Gym owner helps people find confidence with boxing

By Kristina Jackson

Lorissa Belcher knows how to roll with the punches. Belcher, owner of KO Boxing and Fitness, transitioned from years of dance training into coaching boxing, and she emphasizes the fitness and focus aspects of the sport, not the fight. She’s been coaching in some way for more than 30 years, and Belcher said her goal is to help people find a fitness plan that works for them.
“I can have a 65-year-old at their level alongside a star athlete at their level and they motivate each other,” Belcher said.
Belcher began dancing at age 2 and danced at a studio in Junction City for 15 years. She taught her first classes in gymnastics at age 14. She majored in dance at Wichita State University and in 1990 opened a dance studio and gym named CATTS in Wamego. She sold it in 1993 to pursue dancing professionally.
While living in Arizona and working as a professional dancer, she met a boxing champion and threw a punch in front of him. It was apparent right away that it was something she could be talented at, Belcher said. “It was empowering,” she said. “I felt strong and knowledgeable and it was something I wanted to pass on to others. I wanted somebody else to feel what I was feeling.”
Belcher and her husband moved back to Kansas in 1999, and she started teaching boxing classes at K-State in 2000. KO Boxing and Fitness, now in its third location in Manhattan, opened around the same time and offers classes in boxing, dance, gymnastics and more.
Belcher said many of the movements in dance are similar to boxing. Both require rhythm, hand-eye coordination and balance. For Belcher, it was natural to transition into boxing.
“It all played together for me,” she said. Belcher said people think of boxing as a blood and guts violent sport, but that’s not how she runs her gym. Some people never even hit another person.
Belcher starts new students just going through the motions of learning punches and footwork. As they progress, they can move from bag to bag and eventually, if they choose, into the ring with an opponent. Some eventually train to fight at a competitive level. Students choose their own paths, though.
“Step by step, you learn how to spar,” Belcher said. “You can go to competitions if you like, but it’s a personal choice.”
It’s important to Belcher that students feel comfortable with what they are doing as well as in the gym, and she said she tries to foster an environment of discipline and respect.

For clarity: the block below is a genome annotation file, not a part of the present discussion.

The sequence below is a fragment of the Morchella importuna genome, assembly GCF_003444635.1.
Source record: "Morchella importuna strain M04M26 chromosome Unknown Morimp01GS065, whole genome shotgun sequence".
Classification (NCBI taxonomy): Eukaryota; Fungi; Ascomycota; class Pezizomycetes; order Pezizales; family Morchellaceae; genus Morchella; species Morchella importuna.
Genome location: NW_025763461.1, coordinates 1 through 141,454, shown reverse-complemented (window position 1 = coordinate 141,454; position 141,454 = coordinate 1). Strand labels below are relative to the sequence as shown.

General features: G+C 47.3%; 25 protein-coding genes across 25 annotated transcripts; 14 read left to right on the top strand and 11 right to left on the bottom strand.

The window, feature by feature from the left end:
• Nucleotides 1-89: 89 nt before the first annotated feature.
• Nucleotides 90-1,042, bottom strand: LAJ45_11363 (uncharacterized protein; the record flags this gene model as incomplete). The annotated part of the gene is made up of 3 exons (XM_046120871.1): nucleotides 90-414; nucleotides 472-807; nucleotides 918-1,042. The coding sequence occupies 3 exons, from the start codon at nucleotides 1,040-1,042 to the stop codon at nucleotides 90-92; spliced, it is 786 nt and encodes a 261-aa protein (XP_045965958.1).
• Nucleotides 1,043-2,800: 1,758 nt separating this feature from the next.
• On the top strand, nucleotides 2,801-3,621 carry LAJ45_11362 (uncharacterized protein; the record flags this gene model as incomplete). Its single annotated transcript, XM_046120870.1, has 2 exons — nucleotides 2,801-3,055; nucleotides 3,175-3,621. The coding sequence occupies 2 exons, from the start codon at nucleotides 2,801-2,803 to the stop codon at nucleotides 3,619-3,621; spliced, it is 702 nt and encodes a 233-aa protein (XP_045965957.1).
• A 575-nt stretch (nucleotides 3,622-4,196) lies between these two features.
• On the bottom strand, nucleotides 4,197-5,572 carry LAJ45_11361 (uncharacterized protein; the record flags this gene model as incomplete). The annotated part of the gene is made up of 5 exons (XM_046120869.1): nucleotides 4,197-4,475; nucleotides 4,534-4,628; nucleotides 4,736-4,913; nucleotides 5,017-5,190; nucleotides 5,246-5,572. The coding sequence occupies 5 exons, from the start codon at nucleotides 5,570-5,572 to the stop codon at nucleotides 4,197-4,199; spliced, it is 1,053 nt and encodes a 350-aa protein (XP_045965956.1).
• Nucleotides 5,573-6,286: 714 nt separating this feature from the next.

“Anybody who wants to show off, they’re not going to stay,” she said.
At KO Boxing, Belcher said, all types of people and skill levels are welcome. She encourages her students to support and motivate each other.
“Sometimes it’s hard just to start,” she said. “I do what I can to help you start. I want to reach out to those people.”
Belcher said she tries to help each person find an individual workout routine that will work for them. She might set up a circuit for people to come and go as convenient, or have cardio exercises for larger groups. (The boxing classes are available for credit at K-State through UFM Community Learning Center.) Aside from coaching and teaching, Belcher tries to use her business to help give back to the community. She works with the Flint Hills Job Corps and Riley County Juvenile Intake to help provide youth in the area an activity that can teach them focus and discipline. She also established a fund, Hope for Manhattan Kids, that provides scholarships to classes at the gym.
“If I have a single mom and she works three jobs and goes to school, you can afford it here,” Belcher said. “You can keep being a great mom, and we’ll help you out.”
Johnny Taylor, director of the Flint Hills Job Corps Center, said Belcher gives young people in the area a chance to be a part of a community. Taylor used to coach boxing with Belcher and has referred people from Job Corps to her programs.
“She’s been a strong advocate for our students, giving them an opportunity to stay in shape and learn a skill but also for peace of mind,” Taylor said. She helps them be a part of the community and to pay attention to their body.” Taylor said Belcher and her students help motivate others to accomplish more with their hard work. “In that interaction with other students, they see they can go to college as well,” he said. Belcher said it is rewarding to see the young people she’s coached walk away as success stories. Whether they graduate from college, enlist in the military or win belts as boxers, she said she is impressed by their focus and dedication. “They now have something they’ve excelled in,” she said.









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